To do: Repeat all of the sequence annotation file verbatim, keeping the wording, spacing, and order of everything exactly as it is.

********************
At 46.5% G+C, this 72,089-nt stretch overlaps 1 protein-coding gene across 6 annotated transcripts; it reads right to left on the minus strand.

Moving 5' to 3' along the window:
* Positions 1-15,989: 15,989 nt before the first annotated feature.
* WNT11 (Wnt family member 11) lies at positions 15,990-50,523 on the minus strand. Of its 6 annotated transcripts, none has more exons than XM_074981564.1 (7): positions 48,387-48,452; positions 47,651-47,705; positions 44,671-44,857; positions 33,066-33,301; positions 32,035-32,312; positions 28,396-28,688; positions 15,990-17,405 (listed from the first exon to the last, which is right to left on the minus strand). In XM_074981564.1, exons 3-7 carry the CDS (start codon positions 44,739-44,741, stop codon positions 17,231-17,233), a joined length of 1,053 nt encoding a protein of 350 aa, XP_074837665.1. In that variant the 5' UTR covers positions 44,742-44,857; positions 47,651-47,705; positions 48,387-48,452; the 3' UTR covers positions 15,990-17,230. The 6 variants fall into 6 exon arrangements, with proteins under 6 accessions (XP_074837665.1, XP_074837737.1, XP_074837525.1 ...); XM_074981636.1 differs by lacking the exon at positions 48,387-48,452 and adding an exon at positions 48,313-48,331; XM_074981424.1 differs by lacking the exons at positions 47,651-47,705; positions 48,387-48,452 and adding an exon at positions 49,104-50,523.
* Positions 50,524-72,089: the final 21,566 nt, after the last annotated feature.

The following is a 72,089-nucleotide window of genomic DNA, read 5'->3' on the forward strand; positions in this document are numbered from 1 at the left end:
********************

At 46.5% G+C, this 72,089-nt stretch overlaps 1 protein-coding gene across 6 annotated transcripts; it reads right to left on the minus strand.

Moving 5' to 3' along the window:
* Positions 1-15,989: 15,989 nt before the first annotated feature.
* WNT11 (Wnt family member 11) lies at positions 15,990-50,523 on the minus strand. Of its 6 annotated transcripts, none has more exons than XM_074981564.1 (7): positions 48,387-48,452; positions 47,651-47,705; positions 44,671-44,857; positions 33,066-33,301; positions 32,035-32,312; positions 28,396-28,688; positions 15,990-17,405 (listed from the first exon to the last, which is right to left on the minus strand). In XM_074981564.1, exons 3-7 carry the CDS (start codon positions 44,739-44,741, stop codon positions 17,231-17,233), a joined length of 1,053 nt encoding a protein of 350 aa, XP_074837665.1. In that variant the 5' UTR covers positions 44,742-44,857; positions 47,651-47,705; positions 48,387-48,452; the 3' UTR covers positions 15,990-17,230. The 6 variants fall into 6 exon arrangements, with proteins under 6 accessions (XP_074837665.1, XP_074837737.1, XP_074837525.1 ...); XM_074981636.1 differs by lacking the exon at positions 48,387-48,452 and adding an exon at positions 48,313-48,331; XM_074981424.1 differs by lacking the exons at positions 47,651-47,705; positions 48,387-48,452 and adding an exon at positions 49,104-50,523.
* Positions 50,524-72,089: the final 21,566 nt, after the last annotated feature.

The following is a 72,089-nucleotide window of genomic DNA, read 5'->3' on the forward strand; positions in this document are numbered from 1 at the left end: